#> Marginal effects estimated for Petal.Length
model <- mgcv::gam(Sepal.Width ~ s(Petal.Length), data = iris)
slopes <- estimate_slopes(model, by = "Petal.Length", length = 50)
#> No numeric variable was specified for slope estimation. Selecting `trend
#> = "
#> Petal.Length
#> "`.
summary(slopes)
#> Average Marginal Effects
#>
#> Start | End | Petal.Length | Coefficient | SE | 95% CI | t(142.33) | p
#> -------------------------------------------------------------------------------------
#> 1.00 | 1.96 | 1.48 | 0.12 | 0.30 | [-0.47, 0.72] | 0.29 | 0.420
#> 2.08 | 3.05 | 2.57 | -0.78 | 0.19 | [-1.15, -0.41] | -4.25 | 0.001
#> 3.17 | 3.65 | 3.41 | -0.10 | 0.26 | [-0.61, 0.42] | -0.29 | 0.345
#> 3.77 | 4.25 | 4.01 | 0.54 | 0.20 | [ 0.15, 0.93] | 2.71 | 0.011
#> 4.37 | 6.90 | 5.64 | 0.07 | 0.23 | [-0.39, 0.53] | 0.58 | 0.430
#> Marginal effects estimated for Petal.Length
plot(slopes)
model <- mgcv::gam(Sepal.Width ~ s(Petal.Length, by = Species), data = iris)
slopes <- estimate_slopes(model,
trend = "Petal.Length",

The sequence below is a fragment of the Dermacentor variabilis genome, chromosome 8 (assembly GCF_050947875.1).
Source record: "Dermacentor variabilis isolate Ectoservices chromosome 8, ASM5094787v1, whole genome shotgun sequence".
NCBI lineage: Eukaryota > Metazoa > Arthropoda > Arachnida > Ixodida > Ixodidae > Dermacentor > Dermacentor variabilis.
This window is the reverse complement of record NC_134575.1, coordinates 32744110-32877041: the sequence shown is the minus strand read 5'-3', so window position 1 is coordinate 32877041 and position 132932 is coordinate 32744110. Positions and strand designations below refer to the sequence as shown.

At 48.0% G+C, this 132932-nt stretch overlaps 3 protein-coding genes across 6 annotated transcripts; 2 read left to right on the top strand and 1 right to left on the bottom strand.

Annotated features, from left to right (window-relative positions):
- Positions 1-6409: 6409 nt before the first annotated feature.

by = c("Petal.Length", "Species"), length = 20
)
summary(slopes)
#> Average Marginal Effects
#>
#> Species | Start | End | Petal.Length | Coefficient | SE | 95% CI | t(143.68) | p
#> ---------------------------------------------------------------------------------------------------
#> setosa | 1.00 | 3.17 | 2.09 | -0.02 | 0.27 | [-0.56, 0.52] | -0.08 | 0.412
#> setosa | 3.48 | 4.11 | 3.79 | -0.60 | 0.29 | [-1.16, -0.03] | -2.10 | 0.038
#> setosa | 4.42 | 6.90 | 5.66 | -0.76 | 0.65 | [-2.05, 0.52] | -1.26 | 0.233
#> versicolor | 1.00 | 6.90 | 3.95 | 0.38 | 0.10 | [ 0.19, 0.56] | 3.94 | < .001
#> virginica | 1.00 | 4.73 | 2.86 | 0.19 | 0.21 | [-0.23, 0.60] | 1.02 | 0.362
#> virginica | 5.04 | 5.66 | 5.35 | 0.28 | 0.12 | [ 0.05, 0.51] | 2.44 | 0.017
#> virginica | 5.97 | 6.90 | 6.43 | 0.10 | 0.17 | [-0.24, 0.44] | 0.70 | 0.539
#> Marginal effects estimated for Petal.Length
plot(slopes)
#> Warning: Using alpha for a discrete variable is not advised.
```